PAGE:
Goal Setting for Success in Sports – What you need to know to get the jump on your competition
By Matt Neason, Peak Performance
What are your current goals for your sport? Where would you like to be in 6 months, 12 months, or 24 months’ time? Without clear goals athletes lack direction, and without direction it’s easy to become stale. Effective goal setting should tick three boxes. First, it will provide you with direction and keep you moving forward. Second, you’ll develop clarity on the immediate action steps you need to take to get you there. And third, you’ll experience an abundance of motivation, a must have if you are to be successful in your pursuit of excellence.
While information on goal setting is readily available, unfortunately the large majority of it is rehashed generic material. This generic approach to goal setting isn’t bad per se, but if you want to be a modern day star, you’re going to want modern day technologies.
Beware of S.M.A.R.T Goals
By far the most common goal setting advice is based around S.M.A.R.T goals. These are goals that are specific, measurable, achievable, realistic, and time-based. S.M.A.R.T goals provide a good framework for beginners, but they do come with limitations.
One such limitation is that when you set Smart goals, you create an internal ceiling for your potential achievement. “I want to take one second off my personal best over the next 2 months”. This is great, but what if you are capable of much more than this? You might reply that if you can do better then you will, but unfortunately the sub-conscious brain doesn’t work like this. It sees a closed loop, and shuts the door.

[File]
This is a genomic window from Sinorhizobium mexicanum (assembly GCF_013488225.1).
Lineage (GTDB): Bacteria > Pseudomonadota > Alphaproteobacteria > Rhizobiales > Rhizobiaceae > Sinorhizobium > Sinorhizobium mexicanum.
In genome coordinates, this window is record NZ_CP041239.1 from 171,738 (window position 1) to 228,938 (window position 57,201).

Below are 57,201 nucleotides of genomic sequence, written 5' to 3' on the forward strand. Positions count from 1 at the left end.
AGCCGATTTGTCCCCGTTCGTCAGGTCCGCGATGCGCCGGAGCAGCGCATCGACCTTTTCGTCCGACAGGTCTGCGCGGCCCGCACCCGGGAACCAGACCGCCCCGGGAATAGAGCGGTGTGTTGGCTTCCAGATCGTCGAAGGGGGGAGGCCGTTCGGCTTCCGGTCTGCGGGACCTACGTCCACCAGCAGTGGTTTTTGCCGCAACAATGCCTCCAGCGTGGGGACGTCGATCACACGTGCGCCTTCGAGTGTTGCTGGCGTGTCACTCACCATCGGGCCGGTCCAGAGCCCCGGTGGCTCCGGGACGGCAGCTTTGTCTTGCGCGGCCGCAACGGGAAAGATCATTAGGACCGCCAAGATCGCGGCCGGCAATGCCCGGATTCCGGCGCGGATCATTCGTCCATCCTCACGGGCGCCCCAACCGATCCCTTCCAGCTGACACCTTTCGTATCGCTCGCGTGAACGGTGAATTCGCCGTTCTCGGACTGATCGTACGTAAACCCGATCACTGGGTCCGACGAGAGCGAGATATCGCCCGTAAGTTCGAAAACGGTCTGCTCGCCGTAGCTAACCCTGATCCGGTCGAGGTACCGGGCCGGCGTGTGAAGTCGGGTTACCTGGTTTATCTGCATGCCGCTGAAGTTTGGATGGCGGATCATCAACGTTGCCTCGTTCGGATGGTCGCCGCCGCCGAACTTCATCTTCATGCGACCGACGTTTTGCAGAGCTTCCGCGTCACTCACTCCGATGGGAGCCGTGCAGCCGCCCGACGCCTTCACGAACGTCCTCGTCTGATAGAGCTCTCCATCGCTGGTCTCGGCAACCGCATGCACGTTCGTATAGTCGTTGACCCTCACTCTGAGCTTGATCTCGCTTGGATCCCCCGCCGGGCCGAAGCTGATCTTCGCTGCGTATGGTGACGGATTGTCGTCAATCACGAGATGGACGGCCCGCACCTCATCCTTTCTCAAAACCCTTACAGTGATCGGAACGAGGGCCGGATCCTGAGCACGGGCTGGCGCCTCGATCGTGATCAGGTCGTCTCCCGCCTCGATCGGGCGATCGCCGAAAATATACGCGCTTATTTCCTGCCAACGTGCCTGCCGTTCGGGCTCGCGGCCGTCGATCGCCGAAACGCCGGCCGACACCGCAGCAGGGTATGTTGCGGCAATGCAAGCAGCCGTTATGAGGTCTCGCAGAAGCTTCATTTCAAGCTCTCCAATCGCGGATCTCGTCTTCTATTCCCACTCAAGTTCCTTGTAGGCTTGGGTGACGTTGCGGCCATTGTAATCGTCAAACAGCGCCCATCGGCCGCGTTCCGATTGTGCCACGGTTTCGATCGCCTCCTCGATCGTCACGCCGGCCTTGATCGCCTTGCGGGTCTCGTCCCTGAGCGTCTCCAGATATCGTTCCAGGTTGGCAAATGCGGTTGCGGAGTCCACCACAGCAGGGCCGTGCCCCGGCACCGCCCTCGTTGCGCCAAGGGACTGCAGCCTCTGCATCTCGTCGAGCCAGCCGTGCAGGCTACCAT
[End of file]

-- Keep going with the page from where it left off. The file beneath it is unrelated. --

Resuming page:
What would happen if instead you treated this challenge as an experiment? “I wonder how much time I can carve off my personal best in the next 2 months.” Notice the open loop here? Combine this open loop with the visualization tips I gave you last month, and suddenly the ceiling vanishes.
Another big concern with S.M.A.R.T goals is that setting realistic goals is boring. You want to give yourself permission to think big. It’s perfectly ok to be a little bit unrealistic. The bigger you dream, the more excited you become, and the more you connect with the why of your goal. When the why is big enough, the how will take care of itself. Do your goals encourage you to get up right now and take action towards them? If not, then you might need to think a little bigger.
Setting bigger goals could mean that your goal achievement rate will drop below 100%. Don’t beat yourself up over this. If strive for the moon, but instead land amongst the stars, do you think you’ll be disappointed? Setting big goals will allow you to achieve results that were previously out of reach, and this creates positive momentum that will propel you forward with your future achievements. My athletes miss their goal deadlines all the time, but here’s the amazing thing. Three months later when I have them look back over their goal-setting worksheets they realise that without any conscious awareness they’ve since ticked off goals that they’d previously failed on. “There are no unrealistic goals, only unrealistic time frames”.
There are no unrealistic goals, only unrealistic time frames.
Congratulations to Grant Reed, a 12 year old boy from Columbus, Ohio who recently defeated brain cancer. Grant is a die hard Ohio State fan and when he was diagnosed he named his brain tumor “Michigan”. Being a Buckeye fan Grant wanted nothing more than to beat “Michigan”. He has successfully defeated cancer and is on his way to a full recovery!
In Another’s Words…
“I always felt that my greatest asset was not my physical ability, it was my mental ability.”
– Bruce Jenner, Olympic gold medalist